Setting up Man Pages for Jetson Linux is easy under JetPack 5, but a few tricks are required for JetPack 4. Looky here:
If you develop on a Linux desktop system, you are accustomed to having “man pages”. Manual pages provide documentation of different commands available in GNU/Linux. There is a lot of information there, the man pages take up about 2GB (!) of drive space.
Here’s the thing. 2GB of drive space is a lot for an embedded system like a Jetson or a Linux server. It’s easier to add the man pages to the system than it is to remove them. Fortunately the Jetson provides a script, unminimize, which will install the man pages. The scripts work great on JetPack 5. However there’s a few tricks to complete on a JetPack 4 install on a machine like a Jetson Nano.
An alternative to consider is to use a web browser to use man pages. Most man pages are available online.
As usual, it’s best to install the man pages on a fresh system before you start developing. The install does a whole lot of shuffling, best not to lose work over it.
When using JetPack 5, in this case JetPack 5.0.2, installation is straightforward. Open a Terminal. Then:
$ sudo unminimize
Installation will take ~ 50 minutes, depending on the speed of your Internet connection and which Jetson you are using, Xavier or Orin. The man pages take ~ 2GB of drive space.
A difference between the JetPack 5 and JetPack 4 man pages is that the CUDA docs are not available on JetPack 5. The CUDA docs are now exclusively available on the web for CUDA versions shipping with JetPack 5.
When using JetPack 4, in this case JetPack 4.6.2, installation is a little trickier. Open a Terminal. First:
$ sudo unminimize
This will mostly install the man pages. This main install takes ~ 45 minutes. There will be an error towards the end which relates to dpkg being unable to configure the gconf2 package correctly. In order to fix this:
$ sudo dpkg --configure -a $ sudo apt purge gconf2 $ sudo apt install gconf2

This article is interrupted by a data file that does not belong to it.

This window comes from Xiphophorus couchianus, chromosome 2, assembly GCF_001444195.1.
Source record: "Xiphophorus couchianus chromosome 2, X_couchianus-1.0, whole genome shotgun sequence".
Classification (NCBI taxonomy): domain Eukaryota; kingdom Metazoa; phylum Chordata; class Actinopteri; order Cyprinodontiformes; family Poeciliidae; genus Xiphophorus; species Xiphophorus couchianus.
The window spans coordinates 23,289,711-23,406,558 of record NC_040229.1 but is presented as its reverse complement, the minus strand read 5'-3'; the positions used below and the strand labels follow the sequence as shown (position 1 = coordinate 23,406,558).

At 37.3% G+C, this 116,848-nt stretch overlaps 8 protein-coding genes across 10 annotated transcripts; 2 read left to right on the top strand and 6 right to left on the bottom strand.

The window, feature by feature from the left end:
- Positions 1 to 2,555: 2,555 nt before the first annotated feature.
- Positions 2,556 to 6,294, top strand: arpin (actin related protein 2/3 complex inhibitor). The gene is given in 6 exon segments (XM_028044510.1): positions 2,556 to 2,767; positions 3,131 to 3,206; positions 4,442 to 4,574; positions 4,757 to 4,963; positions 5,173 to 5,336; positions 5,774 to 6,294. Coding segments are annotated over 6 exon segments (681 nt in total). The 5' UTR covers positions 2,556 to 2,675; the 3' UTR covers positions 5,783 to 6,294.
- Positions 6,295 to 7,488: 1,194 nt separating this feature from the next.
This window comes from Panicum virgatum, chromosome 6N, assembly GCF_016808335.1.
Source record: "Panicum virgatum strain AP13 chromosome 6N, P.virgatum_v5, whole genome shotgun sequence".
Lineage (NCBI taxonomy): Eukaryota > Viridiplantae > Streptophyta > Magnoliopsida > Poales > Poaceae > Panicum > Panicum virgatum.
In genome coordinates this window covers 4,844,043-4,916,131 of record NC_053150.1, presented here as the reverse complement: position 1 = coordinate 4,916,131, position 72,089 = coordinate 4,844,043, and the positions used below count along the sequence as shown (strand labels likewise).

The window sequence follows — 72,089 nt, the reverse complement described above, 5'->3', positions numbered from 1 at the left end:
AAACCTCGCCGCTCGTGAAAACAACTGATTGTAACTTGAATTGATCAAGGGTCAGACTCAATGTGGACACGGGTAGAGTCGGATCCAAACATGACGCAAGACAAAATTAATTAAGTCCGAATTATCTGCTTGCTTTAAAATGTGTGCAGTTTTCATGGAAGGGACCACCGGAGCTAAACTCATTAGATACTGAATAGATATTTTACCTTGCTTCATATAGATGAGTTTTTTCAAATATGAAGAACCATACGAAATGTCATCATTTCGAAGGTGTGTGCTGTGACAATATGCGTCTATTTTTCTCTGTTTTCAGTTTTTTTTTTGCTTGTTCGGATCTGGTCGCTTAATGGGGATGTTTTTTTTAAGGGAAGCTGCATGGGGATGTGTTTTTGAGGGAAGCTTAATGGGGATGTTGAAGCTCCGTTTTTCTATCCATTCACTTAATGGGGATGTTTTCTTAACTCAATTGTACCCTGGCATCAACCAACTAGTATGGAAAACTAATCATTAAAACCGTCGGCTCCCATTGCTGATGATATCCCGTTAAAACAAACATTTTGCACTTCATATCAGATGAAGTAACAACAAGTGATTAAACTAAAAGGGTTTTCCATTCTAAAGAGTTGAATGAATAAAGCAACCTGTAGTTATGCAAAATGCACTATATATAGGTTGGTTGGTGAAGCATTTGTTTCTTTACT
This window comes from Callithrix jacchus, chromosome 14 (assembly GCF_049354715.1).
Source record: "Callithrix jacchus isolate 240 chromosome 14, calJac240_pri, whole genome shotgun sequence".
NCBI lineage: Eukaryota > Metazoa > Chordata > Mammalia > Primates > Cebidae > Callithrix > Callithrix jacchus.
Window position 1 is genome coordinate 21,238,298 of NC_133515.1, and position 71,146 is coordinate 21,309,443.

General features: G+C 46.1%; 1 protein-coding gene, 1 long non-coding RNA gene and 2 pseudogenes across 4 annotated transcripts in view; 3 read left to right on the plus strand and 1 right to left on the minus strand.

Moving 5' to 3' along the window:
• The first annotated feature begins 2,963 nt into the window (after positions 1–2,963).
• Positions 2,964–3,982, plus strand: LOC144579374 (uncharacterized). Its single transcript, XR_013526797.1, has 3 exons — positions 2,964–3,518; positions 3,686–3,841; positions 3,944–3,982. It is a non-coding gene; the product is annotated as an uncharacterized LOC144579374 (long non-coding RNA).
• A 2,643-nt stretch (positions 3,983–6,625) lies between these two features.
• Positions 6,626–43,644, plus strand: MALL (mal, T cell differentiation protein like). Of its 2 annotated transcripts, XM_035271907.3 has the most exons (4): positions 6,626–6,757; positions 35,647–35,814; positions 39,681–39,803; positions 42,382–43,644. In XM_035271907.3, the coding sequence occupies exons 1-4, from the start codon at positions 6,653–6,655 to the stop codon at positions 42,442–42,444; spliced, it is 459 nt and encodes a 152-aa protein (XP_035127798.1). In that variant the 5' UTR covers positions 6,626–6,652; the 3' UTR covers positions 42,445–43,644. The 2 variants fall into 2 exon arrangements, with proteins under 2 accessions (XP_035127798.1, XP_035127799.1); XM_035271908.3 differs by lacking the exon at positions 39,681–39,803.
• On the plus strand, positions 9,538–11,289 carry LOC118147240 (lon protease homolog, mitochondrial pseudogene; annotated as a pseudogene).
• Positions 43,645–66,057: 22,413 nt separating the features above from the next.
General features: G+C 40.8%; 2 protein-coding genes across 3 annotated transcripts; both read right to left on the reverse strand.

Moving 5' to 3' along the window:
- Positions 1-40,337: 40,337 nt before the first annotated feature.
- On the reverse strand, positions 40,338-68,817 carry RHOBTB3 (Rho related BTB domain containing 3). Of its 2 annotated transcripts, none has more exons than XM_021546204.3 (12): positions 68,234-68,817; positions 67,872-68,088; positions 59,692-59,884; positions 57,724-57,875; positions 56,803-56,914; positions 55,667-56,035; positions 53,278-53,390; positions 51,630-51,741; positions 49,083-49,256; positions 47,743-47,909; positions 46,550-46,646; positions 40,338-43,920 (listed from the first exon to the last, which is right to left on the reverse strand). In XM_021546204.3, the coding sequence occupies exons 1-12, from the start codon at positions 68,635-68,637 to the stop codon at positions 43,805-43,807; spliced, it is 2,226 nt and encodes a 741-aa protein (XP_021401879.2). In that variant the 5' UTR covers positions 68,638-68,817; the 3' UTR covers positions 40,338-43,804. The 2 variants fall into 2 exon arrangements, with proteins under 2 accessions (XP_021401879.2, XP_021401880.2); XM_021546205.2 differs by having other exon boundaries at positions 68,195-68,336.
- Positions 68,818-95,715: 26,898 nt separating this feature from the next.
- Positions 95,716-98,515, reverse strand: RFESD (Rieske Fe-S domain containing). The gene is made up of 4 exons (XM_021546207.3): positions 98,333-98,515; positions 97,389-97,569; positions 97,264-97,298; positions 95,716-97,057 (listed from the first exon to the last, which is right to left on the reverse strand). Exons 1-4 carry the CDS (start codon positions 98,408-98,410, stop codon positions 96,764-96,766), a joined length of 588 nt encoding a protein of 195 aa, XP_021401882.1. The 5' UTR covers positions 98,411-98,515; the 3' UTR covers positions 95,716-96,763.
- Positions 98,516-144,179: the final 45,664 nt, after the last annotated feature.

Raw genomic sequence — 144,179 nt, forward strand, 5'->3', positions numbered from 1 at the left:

During the uninstall of gconf2, some other packages are uninstalled. Reinstall them:
$ sudo apt install libbonoboui2-0* libgnome-2-0* libgnome2-common* \ libgnomeui-0* lignomevfs2-0* libgnomeevfs2-common*
There are differences between issues on JetPack 4 man page installs. We only cover the latest version available a the time of this writing.
In order to find the CUDA man pages, you will need to set the MANPATH environment variable. In the file ~/.bashrc add a line:
Where the CUDA version matches the one installed on the system. Then save the file. You will need to either source .bashrc or open a new Terminal for the changes to take effect.
After manual pages installation, you can use the man program to look up command documentation. Try some of the regular commands to get a feel for what’s available:
$ man man $ man ls $ man chmod $ man wget With man pages, the world is an oyster, and you are it's pearl!
Most of the man pages are available online. You can find them with a little bit of hunting. Most people only use man pages when they are writing shell scripts. You don’t frequently may not need to use them, but when you do you need them bad. Here’s some good places to start:
On the CUDA docs, make sure you select the version that you are developing. Bookmark the docs in case you need them. It’s usually slower and requires a bit more hunting than having the pages locally. However, it doesn’t take 45 minutes to download and take up 2GB of drive space